The politics behind environmental law

18 March 2016

PPLE tutor dr Tobias Arnoldussen is a researcher of environmental law. 'I like to discuss with my students whether environmental conservation can be a new ideal in a society that is said to have lost its idealism.'

PhD defense Tobias Arnoldussen

Tobias Arnoldussen defended his doctoral thesis on debates over air pollution control measures in the Netherlands on 4 March 2016. In his tutorial groups he also discusses the issue with his students: 'I explain to them how the issue of environmental protection is a prime example of where politics, psychology, law and economics meet.'

Can conservation be a social value?

'Environmental groups are trying to employ the law to pursue their goals, and their pursuit changes the law. Environmental laws are a whole different category of law from your prototypal criminal statute: they don't regulate behavior with sanctions and injunctions, but use a mix of legal and ethical norms. Those ethical norms can be traced back to the Christian concept of good stewardship; the idea that we need to look after the earth that we have on loan. It is a return to the image of Almighty Nature, which we need to conserve to prevent imbalances. It appears that environmental laws have a different view on society than classical areas of law such as criminal law or private law.'

'I like to discuss with my students whether environmental conservation can be a new ideal in a society that is said to have lost its idealism. Can protection of the environment serve as a value to unite people? Does a community always need certain values to shape itself around? This is a discussion that fits perfectly within the course in Law, Justice and Morality.'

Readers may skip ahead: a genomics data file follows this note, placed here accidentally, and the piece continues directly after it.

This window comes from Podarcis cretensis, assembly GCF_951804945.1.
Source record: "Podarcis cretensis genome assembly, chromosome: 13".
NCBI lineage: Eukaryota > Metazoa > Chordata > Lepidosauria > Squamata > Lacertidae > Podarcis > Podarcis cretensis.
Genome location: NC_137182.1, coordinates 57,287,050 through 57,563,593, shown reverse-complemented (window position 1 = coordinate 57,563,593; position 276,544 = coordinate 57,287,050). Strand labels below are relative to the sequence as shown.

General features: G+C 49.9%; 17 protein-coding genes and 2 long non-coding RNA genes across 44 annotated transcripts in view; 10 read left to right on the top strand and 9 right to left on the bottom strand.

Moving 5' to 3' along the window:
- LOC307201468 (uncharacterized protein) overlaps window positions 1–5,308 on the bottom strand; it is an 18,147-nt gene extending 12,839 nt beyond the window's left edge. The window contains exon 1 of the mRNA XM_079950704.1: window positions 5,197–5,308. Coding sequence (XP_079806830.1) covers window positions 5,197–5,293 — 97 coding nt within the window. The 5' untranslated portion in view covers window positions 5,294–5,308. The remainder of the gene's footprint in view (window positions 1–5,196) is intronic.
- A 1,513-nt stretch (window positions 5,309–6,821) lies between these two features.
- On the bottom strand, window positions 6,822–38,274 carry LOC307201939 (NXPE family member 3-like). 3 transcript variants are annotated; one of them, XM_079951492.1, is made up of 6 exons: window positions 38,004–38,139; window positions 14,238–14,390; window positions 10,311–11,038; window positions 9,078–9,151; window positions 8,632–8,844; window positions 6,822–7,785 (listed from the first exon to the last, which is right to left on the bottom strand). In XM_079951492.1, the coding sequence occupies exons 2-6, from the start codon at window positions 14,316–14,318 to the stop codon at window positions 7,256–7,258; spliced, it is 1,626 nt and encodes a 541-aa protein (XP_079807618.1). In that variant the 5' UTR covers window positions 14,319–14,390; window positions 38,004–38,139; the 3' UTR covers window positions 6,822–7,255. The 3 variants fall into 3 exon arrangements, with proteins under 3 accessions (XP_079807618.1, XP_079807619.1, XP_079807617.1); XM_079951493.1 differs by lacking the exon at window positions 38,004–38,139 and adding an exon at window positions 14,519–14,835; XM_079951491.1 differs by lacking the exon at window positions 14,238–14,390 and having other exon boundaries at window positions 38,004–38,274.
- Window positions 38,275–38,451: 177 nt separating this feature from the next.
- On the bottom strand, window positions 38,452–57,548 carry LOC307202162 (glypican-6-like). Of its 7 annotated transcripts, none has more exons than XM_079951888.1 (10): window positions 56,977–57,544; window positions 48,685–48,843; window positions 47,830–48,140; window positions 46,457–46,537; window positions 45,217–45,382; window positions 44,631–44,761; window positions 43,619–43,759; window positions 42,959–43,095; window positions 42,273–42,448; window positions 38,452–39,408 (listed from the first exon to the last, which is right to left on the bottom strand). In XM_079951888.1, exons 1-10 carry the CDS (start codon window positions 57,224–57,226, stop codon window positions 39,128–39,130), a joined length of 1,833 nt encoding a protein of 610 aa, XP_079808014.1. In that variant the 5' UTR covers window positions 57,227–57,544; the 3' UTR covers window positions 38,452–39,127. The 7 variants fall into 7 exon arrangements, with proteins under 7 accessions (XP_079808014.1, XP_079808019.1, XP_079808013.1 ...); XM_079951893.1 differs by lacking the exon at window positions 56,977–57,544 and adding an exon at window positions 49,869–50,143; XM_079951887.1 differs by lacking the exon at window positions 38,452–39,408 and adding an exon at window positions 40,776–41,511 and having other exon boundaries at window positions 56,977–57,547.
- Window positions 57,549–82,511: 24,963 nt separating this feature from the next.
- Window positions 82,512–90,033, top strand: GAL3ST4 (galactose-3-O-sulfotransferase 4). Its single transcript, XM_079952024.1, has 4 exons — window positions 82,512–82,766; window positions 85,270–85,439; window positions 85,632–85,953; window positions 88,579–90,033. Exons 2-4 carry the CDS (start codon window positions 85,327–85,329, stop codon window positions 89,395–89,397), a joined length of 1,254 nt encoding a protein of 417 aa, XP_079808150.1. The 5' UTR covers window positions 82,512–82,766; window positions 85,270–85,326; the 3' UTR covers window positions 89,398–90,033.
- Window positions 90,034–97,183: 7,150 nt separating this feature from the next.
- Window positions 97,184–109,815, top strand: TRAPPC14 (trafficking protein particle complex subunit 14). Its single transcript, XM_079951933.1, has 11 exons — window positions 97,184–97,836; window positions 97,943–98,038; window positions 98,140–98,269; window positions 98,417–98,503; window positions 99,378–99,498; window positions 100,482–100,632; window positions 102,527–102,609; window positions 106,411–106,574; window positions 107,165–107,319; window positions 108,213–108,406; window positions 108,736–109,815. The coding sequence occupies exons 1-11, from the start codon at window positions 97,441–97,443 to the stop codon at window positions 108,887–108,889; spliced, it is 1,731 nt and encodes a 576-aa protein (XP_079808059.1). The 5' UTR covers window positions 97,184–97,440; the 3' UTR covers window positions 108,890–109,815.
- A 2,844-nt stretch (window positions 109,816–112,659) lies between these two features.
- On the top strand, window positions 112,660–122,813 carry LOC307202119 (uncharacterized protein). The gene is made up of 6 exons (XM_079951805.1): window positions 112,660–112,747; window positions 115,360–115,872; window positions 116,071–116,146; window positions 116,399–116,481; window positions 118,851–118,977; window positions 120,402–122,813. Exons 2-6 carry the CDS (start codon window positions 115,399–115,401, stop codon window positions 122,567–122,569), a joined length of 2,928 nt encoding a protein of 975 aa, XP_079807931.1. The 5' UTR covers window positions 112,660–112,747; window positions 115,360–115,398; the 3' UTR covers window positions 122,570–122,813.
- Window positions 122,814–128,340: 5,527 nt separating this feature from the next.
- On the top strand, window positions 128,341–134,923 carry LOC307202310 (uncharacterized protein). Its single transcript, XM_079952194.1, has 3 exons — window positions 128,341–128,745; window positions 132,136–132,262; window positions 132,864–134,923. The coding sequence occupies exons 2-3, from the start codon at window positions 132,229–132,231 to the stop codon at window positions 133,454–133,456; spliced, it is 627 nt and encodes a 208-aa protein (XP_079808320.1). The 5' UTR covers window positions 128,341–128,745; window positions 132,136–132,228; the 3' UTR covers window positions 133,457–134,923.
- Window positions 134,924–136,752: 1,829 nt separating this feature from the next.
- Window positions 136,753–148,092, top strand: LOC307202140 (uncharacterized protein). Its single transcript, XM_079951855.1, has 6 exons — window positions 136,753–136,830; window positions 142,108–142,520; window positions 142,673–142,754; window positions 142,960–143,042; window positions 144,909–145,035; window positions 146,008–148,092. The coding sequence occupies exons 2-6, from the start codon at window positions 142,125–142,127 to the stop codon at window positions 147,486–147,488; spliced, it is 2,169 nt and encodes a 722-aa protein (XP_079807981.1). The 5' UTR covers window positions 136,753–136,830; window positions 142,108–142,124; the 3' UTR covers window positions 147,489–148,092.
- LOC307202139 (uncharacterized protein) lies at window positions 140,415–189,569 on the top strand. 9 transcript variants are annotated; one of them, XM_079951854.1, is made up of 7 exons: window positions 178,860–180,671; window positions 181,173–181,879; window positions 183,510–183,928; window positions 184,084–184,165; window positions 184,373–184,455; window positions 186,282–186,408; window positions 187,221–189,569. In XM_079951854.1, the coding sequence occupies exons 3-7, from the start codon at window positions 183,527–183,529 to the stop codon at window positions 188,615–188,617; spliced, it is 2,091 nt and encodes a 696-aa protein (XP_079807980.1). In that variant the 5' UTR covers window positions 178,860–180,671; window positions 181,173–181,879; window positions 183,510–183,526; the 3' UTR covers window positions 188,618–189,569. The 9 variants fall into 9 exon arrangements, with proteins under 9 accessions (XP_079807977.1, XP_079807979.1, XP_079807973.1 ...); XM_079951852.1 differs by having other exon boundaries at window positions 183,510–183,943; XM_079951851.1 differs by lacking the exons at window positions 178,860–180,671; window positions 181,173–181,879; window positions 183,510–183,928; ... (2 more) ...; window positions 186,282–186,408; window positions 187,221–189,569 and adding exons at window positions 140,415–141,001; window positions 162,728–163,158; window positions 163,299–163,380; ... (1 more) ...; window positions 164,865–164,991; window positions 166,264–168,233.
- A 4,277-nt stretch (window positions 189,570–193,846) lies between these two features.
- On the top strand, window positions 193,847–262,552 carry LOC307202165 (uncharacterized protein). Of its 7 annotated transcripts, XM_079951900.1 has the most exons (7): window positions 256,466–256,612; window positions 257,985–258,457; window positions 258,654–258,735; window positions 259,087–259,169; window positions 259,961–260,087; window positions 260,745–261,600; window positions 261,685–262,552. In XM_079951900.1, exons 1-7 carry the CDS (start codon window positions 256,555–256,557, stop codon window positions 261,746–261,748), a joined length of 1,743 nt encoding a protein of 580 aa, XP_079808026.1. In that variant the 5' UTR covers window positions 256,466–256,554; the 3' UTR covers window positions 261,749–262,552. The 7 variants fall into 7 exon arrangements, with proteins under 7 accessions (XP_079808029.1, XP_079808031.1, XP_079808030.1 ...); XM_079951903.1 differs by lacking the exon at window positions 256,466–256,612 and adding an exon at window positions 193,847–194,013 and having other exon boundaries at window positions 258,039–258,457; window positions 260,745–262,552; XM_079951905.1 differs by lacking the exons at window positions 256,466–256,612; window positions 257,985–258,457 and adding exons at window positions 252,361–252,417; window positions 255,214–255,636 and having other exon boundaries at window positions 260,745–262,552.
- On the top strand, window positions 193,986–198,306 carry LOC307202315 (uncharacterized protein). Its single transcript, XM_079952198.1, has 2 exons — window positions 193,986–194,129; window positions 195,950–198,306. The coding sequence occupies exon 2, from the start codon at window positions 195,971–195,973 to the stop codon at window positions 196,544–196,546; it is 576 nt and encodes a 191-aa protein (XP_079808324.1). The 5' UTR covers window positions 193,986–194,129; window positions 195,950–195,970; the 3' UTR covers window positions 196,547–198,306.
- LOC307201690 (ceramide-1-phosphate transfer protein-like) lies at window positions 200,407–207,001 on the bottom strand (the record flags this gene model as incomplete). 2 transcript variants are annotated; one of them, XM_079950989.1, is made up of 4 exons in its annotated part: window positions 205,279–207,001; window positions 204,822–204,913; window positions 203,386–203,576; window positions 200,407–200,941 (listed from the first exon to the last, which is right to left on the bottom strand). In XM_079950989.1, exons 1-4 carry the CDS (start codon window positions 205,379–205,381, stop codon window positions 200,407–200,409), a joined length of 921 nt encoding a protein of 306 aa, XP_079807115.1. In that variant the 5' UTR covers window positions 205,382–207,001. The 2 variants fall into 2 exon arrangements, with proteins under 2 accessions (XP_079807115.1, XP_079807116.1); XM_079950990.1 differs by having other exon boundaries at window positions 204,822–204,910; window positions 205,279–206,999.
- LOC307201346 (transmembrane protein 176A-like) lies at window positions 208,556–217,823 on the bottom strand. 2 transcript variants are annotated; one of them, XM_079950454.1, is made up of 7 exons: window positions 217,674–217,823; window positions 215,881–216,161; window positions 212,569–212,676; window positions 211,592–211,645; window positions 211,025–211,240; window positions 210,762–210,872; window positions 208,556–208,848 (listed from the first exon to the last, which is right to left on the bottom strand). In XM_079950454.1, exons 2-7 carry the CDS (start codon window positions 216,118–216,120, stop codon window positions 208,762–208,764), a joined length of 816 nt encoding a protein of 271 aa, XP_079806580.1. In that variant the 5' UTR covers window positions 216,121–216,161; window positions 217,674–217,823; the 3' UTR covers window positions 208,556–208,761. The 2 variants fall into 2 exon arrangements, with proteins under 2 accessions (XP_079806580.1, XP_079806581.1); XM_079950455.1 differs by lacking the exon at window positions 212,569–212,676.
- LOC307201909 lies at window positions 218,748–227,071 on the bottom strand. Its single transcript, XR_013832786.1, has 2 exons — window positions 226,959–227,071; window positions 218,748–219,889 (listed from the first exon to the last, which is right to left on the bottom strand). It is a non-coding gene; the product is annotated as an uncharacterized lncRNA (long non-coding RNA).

Air pollution and the Cold War

'To illustrate my point that environmental protection is where politics, psychology, law and economics meet, I tell my students about the Cold War history of the air pollution debate. That debate didn't come off the ground until the Soviets realized in the 70's that, while there were so many issues they couldn't co-operate on or even discuss, air pollution was an issue that they could address together with Western countries. The first major international conference on air pollution was organized by the Russians. When the Swedes saw an opportunity to address the deterioration of their forests due to acid rain caused by UK industries, and the Germans started fearing for their forests, air pollution became a hot topic.'

'I could also go into the motives of countries when they promote international standards. For example, the Netherlands tries to launch strict international environmental standards to make use of their competitive advantage: Dutch regulations are already quite strict and it suits Dutch businesses if others will have to adapt to the same standards. And then there is the subject of greenwashing or the debates over collaboration between environmental groups and big business.'

Elective course on environmentalism

Apart from teaching in Law, Justice and Morality I and II, and the Philosophy of Social Sciences courses, Arnoldussen will be offering an elective course on environmentalism within the PPLE programme. 'Students will travel the same path I have travelled to get to my thesis. I hope they will end up in the same place, but of course that will be up to them. They will be taking up different positions in the discussions: they will be environmentalists, industrialists, national politicians, EU politicians, and so on. I am very much looking forward to their debates.'

Published by  PPLE